Lazy Writers

Och, ma heed. I over-indulged last night.

However, at the start of the night I met friends, and was sat at a table with a 7 year old and his parents. Once he found out I was a writer he asked me loads of perceptive questions about writing, characters, story ideas, settings, what it was like being stuck on an island writing Turner, why do people read sad stories, and so on. Kids often seem to like me, and to be honest, it's fun being interrogated about a subject you love.

At the end he asked how long it takes to write a novel.

“Well, for a 70,000 words, maybe it could take two years. A year of research, gathering ideas, plotting and so on; then a year of writing and rewriting.”

“Why does it take you so long?” he asked, looking shocked. “I think of an idea in about five minutes; then spend another few minutes writing it down. Then if you just go to a quiet place like a library and work hard, you should have it finished within a week. Two years is just lazy.”

“I have no answer to that,” I said, shamed.

Maybe I'll try his method and write 52 novels next year. We'll see.

Writing Courses In Welsh Coastal Life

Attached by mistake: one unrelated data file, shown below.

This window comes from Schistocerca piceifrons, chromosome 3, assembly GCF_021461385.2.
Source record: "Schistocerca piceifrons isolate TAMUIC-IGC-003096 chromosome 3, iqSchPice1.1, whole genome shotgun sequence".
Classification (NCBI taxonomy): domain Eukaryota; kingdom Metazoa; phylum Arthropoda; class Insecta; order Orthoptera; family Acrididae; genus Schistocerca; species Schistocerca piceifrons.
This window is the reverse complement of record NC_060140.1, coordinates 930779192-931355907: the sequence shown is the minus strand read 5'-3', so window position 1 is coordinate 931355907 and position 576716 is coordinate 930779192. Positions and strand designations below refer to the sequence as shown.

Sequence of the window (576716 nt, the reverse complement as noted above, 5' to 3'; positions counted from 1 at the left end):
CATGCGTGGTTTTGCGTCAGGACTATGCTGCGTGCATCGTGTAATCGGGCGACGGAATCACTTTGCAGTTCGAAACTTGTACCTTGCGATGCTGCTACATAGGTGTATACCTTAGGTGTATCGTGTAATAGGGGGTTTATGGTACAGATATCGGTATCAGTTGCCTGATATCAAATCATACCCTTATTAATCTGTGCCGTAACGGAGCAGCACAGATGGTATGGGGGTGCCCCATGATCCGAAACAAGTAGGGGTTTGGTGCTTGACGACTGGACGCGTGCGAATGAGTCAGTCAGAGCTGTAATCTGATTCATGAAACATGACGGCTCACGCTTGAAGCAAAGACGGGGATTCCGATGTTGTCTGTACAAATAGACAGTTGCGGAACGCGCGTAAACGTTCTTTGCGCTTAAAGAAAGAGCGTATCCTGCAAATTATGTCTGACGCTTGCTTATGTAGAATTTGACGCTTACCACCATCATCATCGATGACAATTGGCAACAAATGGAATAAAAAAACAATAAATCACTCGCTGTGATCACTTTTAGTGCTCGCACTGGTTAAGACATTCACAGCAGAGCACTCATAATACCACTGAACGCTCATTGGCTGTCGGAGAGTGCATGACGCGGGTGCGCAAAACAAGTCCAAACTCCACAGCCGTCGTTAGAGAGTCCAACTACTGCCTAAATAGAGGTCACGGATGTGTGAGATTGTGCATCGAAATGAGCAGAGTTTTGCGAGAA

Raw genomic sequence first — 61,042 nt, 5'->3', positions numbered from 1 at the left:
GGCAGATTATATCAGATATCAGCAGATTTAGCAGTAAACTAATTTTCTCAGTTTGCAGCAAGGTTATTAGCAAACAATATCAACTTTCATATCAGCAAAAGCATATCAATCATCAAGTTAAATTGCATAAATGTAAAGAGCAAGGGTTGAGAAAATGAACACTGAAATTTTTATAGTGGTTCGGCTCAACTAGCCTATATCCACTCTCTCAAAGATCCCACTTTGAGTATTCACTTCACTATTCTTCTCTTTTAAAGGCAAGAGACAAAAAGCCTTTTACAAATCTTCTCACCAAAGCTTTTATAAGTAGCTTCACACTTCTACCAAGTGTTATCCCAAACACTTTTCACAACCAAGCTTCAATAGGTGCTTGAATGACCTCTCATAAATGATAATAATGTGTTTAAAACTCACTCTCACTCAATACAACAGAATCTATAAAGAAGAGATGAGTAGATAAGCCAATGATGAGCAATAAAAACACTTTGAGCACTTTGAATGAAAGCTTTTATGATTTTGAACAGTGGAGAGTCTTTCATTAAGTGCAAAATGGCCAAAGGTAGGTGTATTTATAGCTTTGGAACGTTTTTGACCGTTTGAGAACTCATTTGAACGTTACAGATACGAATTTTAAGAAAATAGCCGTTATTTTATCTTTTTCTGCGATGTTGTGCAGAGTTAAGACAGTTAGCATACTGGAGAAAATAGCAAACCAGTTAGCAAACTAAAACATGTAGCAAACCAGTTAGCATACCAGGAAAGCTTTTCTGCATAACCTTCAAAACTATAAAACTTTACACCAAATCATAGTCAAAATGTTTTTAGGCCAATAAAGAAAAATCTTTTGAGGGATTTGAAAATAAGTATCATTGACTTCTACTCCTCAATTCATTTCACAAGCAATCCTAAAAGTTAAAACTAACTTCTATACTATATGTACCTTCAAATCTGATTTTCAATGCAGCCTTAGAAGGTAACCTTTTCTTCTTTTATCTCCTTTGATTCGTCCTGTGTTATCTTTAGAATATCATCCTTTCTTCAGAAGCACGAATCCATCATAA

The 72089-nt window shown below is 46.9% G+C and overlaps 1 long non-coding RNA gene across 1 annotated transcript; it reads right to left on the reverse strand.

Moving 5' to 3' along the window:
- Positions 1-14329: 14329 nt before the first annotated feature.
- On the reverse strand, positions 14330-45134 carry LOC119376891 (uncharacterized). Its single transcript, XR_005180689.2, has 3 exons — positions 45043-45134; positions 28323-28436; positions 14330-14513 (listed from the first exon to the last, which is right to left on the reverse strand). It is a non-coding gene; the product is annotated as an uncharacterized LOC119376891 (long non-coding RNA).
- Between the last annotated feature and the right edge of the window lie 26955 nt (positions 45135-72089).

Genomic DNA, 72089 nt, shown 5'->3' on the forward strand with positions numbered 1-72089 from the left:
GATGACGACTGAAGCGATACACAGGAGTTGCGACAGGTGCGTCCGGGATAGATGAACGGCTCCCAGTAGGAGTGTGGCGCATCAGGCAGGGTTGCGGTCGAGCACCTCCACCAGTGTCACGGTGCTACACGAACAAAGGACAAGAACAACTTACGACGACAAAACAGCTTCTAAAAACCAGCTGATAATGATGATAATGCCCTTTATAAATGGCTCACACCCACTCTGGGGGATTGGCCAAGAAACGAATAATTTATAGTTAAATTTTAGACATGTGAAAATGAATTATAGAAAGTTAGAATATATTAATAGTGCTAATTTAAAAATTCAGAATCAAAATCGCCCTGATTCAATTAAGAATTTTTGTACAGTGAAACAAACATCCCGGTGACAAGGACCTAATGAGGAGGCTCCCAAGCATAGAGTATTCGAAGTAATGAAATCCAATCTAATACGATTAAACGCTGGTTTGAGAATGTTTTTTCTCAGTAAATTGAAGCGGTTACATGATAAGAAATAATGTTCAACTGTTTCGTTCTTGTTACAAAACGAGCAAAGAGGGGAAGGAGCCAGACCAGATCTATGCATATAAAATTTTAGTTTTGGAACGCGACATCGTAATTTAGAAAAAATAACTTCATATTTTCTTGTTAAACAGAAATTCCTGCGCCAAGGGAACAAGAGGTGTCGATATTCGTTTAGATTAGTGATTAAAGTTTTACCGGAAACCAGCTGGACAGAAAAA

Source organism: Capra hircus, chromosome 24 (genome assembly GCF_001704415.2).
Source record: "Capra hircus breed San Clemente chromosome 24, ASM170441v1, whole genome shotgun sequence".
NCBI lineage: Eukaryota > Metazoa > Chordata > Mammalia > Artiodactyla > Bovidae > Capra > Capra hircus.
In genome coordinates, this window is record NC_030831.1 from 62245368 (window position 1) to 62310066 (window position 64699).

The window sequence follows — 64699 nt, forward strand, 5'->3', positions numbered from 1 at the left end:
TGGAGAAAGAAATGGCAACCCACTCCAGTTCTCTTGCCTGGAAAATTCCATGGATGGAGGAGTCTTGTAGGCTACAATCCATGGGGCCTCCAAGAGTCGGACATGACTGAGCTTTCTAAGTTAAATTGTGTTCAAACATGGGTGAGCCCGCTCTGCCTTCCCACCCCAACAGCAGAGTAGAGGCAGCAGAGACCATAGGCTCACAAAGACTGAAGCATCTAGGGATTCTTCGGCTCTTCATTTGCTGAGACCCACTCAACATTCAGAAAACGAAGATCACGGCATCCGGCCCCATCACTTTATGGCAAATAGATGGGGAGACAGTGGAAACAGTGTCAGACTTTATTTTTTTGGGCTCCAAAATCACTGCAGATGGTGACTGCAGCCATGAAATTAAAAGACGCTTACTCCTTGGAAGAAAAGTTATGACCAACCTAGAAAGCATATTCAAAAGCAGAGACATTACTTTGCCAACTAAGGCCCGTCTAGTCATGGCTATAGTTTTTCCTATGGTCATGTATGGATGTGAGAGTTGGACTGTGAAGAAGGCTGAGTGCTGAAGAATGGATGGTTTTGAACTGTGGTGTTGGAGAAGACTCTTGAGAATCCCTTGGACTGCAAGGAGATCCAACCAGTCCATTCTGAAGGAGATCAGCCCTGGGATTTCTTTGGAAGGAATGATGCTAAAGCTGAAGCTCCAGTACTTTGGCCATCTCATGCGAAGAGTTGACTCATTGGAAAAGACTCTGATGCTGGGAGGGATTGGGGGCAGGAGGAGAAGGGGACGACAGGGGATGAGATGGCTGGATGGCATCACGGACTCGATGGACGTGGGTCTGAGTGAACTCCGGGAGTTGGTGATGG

I recently received a copy of Welsh Coastal Life magazine, where I had contributed to one of the articles on writing courses. I'd attended courses at Tŷ Newydd in July of this year and August last year (amongst many other writing courses over the years, and a week-long Arvon course last month). The article was necessarily truncated, but here's the full text of what I said about the writing courses, which includes some tips on attending them.

1: Which courses did you attend at Ty Newydd, and when?

In August 2014 I attended Fiction: Where to Start? run by Mavis Cheek and Francesca Rhydderch; then in July 2015 I went to Writing Women’s Popular Fiction run by Julie Cohen and Rowan Coleman. Two courses in twelve months!

2: Why did you decide to sign up?

Back in August 2014 I was editing my third novel prior to publication, 2000 Tunes, and it seemed like a good opportunity for some intense creative work. Also Francesca had agreed to look over the final draft for me, so it seemed sensible to attend one of her courses and meet her face-to-face first. She was as friendly and talented as I’d hoped.

At the time of the Julie and Rowan course I was starting a new project – two collections of short stories, which are a mix of existing work published elsewhere, and brand new stories. As such, the timing was ideal. This course appealed to me because I often write from a female perspective, and for a mixed audience (c.75% of my readers are women) so I thought a course on writing popular fiction for women would be a way of saying thanks to my fans.


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